Hocus Pocus!: A New Roman Missal Lesson Plan

With all of the changes happening in the Church related to the new translation of the Roman Missal, it is important to make a crucial point about the prayers of the Mass: they are not magic words. We use a translation of the original Latin to make a fitting offering to God in the liturgy. We don’t have to say the words in Latin for them to “work.” This is unlike “magic words,” which have to be said in a certain way.

Hocus Pocus or Hoc Est Corpus?

This understanding wasn’t always so clear. In the middle ages, the uneducated laypeople (and priests!) didn’t understand Latin very well. To them, the prayers of the Mass were magical. They didn’t understand what the priest was saying (and since his back was turned to them, it was probably hard to hear!). When the priest pronounced, “This is my body” or in Latin, “Hoc est enim corpus meum,” the people misheard him say “Hocus Pocus” as if he was pronouncing the magic words of consecration. Though we have certain set ways of praying the liturgy that have a long history, the words are not magical in the sense that by saying them in a certain way we can cause something to happen.

Learning Objective: SWBAT explain why the words of the Mass are different from magic words.

Assessment: Exit Card

Hocus Pocus Teaching Strategies:

1. Video: Show a clip of Harry Potter and the Sorcerer’s Stone, the first movie in the Harry Potter series. Select a clip of the young students learning new spells by saying the magic words just right (Wingardium Leviosa!). Ask the students to point out what makes the magic spell work (saying the magic words just right). (P)

2. Direct Instruction: Write the Latin version of the priest’s words at the consecration, “This is my body” or “Hoc est enim corpus meum…” Ask students to try to guess the popular magic words/phrase that is derived from these Latin words. Reveal it to them if they can’t figure it out: Hocus Pocus. Share a little history of the phrase (given above). (R)

(If there is time or interest, you might also want to point out another legacy of these words: the Hokey Pokey. This game was probably created as an insult toward Catholics whose priest seemed to be dancing at the altar, raising his hands and bowing towards the altar then back toward the congregation.)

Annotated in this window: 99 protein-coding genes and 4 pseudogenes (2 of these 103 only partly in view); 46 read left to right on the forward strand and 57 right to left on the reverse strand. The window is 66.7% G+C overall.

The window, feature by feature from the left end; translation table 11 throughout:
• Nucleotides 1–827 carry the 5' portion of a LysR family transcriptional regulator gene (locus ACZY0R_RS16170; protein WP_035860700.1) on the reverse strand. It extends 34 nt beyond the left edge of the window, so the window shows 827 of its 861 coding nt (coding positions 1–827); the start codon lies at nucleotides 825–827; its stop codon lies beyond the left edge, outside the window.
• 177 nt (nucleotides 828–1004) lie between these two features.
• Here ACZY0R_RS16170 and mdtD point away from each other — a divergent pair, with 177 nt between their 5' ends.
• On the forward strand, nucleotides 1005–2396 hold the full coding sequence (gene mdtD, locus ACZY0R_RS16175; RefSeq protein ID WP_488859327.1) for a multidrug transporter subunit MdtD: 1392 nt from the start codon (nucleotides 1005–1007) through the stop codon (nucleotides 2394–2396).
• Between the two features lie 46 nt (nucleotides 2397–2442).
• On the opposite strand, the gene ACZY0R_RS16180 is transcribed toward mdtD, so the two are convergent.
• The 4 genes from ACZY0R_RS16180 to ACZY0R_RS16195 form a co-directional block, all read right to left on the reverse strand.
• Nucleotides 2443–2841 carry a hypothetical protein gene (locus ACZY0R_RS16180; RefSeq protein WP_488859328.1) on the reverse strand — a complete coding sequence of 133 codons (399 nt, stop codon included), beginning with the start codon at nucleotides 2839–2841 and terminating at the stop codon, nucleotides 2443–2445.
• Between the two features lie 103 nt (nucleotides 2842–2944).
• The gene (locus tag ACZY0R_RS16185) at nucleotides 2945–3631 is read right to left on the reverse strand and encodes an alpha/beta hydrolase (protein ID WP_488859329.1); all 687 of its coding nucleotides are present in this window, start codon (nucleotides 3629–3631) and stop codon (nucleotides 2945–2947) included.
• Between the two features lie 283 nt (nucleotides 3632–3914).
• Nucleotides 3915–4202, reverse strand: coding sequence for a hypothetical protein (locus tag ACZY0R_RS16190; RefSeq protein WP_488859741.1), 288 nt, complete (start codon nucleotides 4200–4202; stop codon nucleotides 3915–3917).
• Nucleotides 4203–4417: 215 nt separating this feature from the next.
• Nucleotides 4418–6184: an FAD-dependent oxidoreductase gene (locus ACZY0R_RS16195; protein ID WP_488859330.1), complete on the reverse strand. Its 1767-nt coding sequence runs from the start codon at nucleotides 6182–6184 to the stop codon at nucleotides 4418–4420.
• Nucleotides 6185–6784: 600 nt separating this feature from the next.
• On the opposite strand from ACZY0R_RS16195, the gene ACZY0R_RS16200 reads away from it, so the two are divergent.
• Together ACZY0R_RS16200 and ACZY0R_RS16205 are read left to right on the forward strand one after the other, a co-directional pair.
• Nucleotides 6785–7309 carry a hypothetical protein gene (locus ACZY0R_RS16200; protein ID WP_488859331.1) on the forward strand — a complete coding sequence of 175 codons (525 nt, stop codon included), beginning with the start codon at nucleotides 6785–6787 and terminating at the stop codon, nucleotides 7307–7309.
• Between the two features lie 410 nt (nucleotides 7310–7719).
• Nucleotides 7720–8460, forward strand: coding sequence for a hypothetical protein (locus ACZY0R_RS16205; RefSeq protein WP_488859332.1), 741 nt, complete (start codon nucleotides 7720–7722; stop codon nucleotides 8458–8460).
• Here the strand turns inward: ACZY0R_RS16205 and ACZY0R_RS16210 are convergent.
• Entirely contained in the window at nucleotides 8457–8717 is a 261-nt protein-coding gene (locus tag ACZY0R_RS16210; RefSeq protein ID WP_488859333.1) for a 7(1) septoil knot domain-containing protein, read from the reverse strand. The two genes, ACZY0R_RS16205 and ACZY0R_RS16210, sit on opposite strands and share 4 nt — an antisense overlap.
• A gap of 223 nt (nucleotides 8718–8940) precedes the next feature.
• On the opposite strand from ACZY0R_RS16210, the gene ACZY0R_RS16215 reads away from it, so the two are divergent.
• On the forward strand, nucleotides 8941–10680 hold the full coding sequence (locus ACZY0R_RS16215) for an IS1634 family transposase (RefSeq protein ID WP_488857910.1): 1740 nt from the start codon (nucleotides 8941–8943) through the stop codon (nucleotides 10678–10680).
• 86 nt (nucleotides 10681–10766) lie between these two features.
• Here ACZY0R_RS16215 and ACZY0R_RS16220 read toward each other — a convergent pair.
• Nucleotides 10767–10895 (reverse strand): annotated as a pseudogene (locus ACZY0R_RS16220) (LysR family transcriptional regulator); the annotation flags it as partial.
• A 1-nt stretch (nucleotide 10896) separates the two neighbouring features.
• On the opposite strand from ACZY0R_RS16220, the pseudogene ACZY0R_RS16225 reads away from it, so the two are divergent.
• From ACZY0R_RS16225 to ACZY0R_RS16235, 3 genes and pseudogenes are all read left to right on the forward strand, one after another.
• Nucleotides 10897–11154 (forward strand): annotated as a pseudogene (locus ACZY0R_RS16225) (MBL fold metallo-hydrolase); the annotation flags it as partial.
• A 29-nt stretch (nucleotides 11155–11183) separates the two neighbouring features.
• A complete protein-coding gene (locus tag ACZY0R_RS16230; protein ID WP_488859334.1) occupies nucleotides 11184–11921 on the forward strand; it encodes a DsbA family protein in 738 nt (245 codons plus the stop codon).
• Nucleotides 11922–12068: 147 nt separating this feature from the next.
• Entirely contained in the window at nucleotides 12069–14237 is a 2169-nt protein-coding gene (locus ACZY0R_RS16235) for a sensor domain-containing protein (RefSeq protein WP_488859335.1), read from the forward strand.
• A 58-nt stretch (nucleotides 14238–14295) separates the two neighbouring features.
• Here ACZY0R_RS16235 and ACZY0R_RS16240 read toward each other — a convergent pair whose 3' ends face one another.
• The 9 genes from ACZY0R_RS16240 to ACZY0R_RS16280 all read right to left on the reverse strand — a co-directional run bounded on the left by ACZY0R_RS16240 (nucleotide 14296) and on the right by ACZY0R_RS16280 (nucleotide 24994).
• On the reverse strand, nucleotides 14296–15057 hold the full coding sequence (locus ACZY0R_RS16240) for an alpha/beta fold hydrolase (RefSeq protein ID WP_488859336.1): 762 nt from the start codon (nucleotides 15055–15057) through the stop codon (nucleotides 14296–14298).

3. Individual Activity: Distribute the worksheet, Hocus Pocus! You Didn’t Say the Magic Word. Explain that with the changes to the Roman Missal it is important to remember that even though we say different words, there is just as much power in the Mass. We don’t have to say the words exactly right like they do in Harry Potter. Have students circle the changes from the old Roman Missal to the New Roman Missal. (O)

4. Class Discussion: Based on the changes shown in the worksheet, discuss with the students how they think the new translation shows how the liturgy is translated today. (You might ask: Which one has more words? Which one is closer to the Latin?). Ask the students to discuss which version they think is better. (C)

5. Exit Card: How has the new translation of the Roman Missal changed in style? How do the words of the Mass differ from magic words? (ESS)

 

PROCESS is a system of lesson planning explained in The Religion Teacher’s Guide to Lesson Planning.

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About Jared Dees

Jared Dees is the creator of The Religion Teacher and has worked in catechetical ministry for over ten years. He is the Digital Publishing Specialist at Ave Maria Press and the author of 31 Days to Becoming a Better Religious Educator.

Comments

  1. Very creative and I know the students will love it! :)

  2. ecrmum says:

    Thanks for this great idea…will definitely use it with my 4th graders!

  3. The worksheet has an error. The translations of the mea culpa are reversed.

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